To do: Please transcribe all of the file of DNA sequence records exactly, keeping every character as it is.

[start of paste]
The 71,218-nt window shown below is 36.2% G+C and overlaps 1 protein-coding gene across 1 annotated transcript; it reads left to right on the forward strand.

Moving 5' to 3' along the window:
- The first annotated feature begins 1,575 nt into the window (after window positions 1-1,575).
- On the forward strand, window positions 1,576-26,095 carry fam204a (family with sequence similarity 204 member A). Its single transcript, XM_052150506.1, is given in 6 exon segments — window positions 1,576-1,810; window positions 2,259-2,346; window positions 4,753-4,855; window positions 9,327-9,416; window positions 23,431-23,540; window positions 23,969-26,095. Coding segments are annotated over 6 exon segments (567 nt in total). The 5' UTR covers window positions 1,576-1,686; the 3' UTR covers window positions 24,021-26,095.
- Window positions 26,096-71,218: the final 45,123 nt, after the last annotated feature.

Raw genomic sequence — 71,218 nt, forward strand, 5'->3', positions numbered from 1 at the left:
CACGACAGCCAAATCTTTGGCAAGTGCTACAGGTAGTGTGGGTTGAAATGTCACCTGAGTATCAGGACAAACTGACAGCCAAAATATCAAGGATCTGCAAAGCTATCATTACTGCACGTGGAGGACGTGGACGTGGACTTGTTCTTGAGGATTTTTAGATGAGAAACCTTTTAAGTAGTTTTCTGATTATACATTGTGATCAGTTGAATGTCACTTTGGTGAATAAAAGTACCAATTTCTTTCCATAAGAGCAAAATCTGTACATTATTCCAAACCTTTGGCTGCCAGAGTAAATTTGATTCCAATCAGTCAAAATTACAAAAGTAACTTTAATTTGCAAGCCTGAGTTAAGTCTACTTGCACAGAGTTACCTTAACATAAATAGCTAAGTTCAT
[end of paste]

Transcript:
The 71,218-nt window shown below is 36.2% G+C and overlaps 1 protein-coding gene across 1 annotated transcript; it reads left to right on the forward strand.

Moving 5' to 3' along the window:
- The first annotated feature begins 1,575 nt into the window (after window positions 1-1,575).
- On the forward strand, window positions 1,576-26,095 carry fam204a (family with sequence similarity 204 member A). Its single transcript, XM_052150506.1, is given in 6 exon segments — window positions 1,576-1,810; window positions 2,259-2,346; window positions 4,753-4,855; window positions 9,327-9,416; window positions 23,431-23,540; window positions 23,969-26,095. Coding segments are annotated over 6 exon segments (567 nt in total). The 5' UTR covers window positions 1,576-1,686; the 3' UTR covers window positions 24,021-26,095.
- Window positions 26,096-71,218: the final 45,123 nt, after the last annotated feature.

Raw genomic sequence — 71,218 nt, forward strand, 5'->3', positions numbered from 1 at the left:
CACGACAGCCAAATCTTTGGCAAGTGCTACAGGTAGTGTGGGTTGAAATGTCACCTGAGTATCAGGACAAACTGACAGCCAAAATATCAAGGATCTGCAAAGCTATCATTACTGCACGTGGAGGACGTGGACGTGGACTTGTTCTTGAGGATTTTTAGATGAGAAACCTTTTAAGTAGTTTTCTGATTATACATTGTGATCAGTTGAATGTCACTTTGGTGAATAAAAGTACCAATTTCTTTCCATAAGAGCAAAATCTGTACATTATTCCAAACCTTTGGCTGCCAGAGTAAATTTGATTCCAATCAGTCAAAATTACAAAAGTAACTTTAATTTGCAAGCCTGAGTTAAGTCTACTTGCACAGAGTTACCTTAACATAAATAGCTAAGTTCAT